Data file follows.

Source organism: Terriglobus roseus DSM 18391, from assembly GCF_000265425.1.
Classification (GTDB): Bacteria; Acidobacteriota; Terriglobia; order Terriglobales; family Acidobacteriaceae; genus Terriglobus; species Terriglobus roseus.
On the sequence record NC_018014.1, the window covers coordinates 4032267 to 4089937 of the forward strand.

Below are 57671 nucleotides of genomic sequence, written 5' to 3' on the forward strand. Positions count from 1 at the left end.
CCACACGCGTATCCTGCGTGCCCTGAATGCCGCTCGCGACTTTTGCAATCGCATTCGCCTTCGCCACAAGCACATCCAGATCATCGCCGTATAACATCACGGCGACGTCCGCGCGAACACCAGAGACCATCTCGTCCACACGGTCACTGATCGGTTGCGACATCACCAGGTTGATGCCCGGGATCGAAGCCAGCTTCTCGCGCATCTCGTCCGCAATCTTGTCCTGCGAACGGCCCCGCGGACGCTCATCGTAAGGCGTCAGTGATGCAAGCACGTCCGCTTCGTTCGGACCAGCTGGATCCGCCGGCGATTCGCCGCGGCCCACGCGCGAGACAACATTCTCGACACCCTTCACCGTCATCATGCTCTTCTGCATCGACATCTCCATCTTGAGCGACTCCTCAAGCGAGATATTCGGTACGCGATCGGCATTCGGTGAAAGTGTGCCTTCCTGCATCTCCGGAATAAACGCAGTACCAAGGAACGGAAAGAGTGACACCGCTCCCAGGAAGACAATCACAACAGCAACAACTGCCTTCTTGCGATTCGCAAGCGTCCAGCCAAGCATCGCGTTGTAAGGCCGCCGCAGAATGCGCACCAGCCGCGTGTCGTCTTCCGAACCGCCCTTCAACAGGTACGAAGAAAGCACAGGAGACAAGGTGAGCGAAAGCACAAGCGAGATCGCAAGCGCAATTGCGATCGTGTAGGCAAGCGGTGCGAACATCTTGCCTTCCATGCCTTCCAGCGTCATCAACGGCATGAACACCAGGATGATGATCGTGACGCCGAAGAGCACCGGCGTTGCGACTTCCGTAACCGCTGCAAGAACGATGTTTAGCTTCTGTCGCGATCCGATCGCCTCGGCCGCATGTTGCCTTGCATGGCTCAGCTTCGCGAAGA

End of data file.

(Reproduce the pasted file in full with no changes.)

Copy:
Source organism: Terriglobus roseus DSM 18391, from assembly GCF_000265425.1.
Classification (GTDB): Bacteria; Acidobacteriota; Terriglobia; order Terriglobales; family Acidobacteriaceae; genus Terriglobus; species Terriglobus roseus.
On the sequence record NC_018014.1, the window covers coordinates 4032267 to 4089937 of the forward strand.

Below are 57671 nucleotides of genomic sequence, written 5' to 3' on the forward strand. Positions count from 1 at the left end.
CCACACGCGTATCCTGCGTGCCCTGAATGCCGCTCGCGACTTTTGCAATCGCATTCGCCTTCGCCACAAGCACATCCAGATCATCGCCGTATAACATCACGGCGACGTCCGCGCGAACACCAGAGACCATCTCGTCCACACGGTCACTGATCGGTTGCGACATCACCAGGTTGATGCCCGGGATCGAAGCCAGCTTCTCGCGCATCTCGTCCGCAATCTTGTCCTGCGAACGGCCCCGCGGACGCTCATCGTAAGGCGTCAGTGATGCAAGCACGTCCGCTTCGTTCGGACCAGCTGGATCCGCCGGCGATTCGCCGCGGCCCACGCGCGAGACAACATTCTCGACACCCTTCACCGTCATCATGCTCTTCTGCATCGACATCTCCATCTTGAGCGACTCCTCAAGCGAGATATTCGGTACGCGATCGGCATTCGGTGAAAGTGTGCCTTCCTGCATCTCCGGAATAAACGCAGTACCAAGGAACGGAAAGAGTGACACCGCTCCCAGGAAGACAATCACAACAGCAACAACTGCCTTCTTGCGATTCGCAAGCGTCCAGCCAAGCATCGCGTTGTAAGGCCGCCGCAGAATGCGCACCAGCCGCGTGTCGTCTTCCGAACCGCCCTTCAACAGGTACGAAGAAAGCACAGGAGACAAGGTGAGCGAAAGCACAAGCGAGATCGCAAGCGCAATTGCGATCGTGTAGGCAAGCGGTGCGAACATCTTGCCTTCCATGCCTTCCAGCGTCATCAACGGCATGAACACCAGGATGATGATCGTGACGCCGAAGAGCACCGGCGTTGCGACTTCCGTAACCGCTGCAAGAACGATGTTTAGCTTCTGTCGCGATCCGATCGCCTCGGCCGCATGTTGCCTTGCATGGCTCAGCTTCGCGAAGA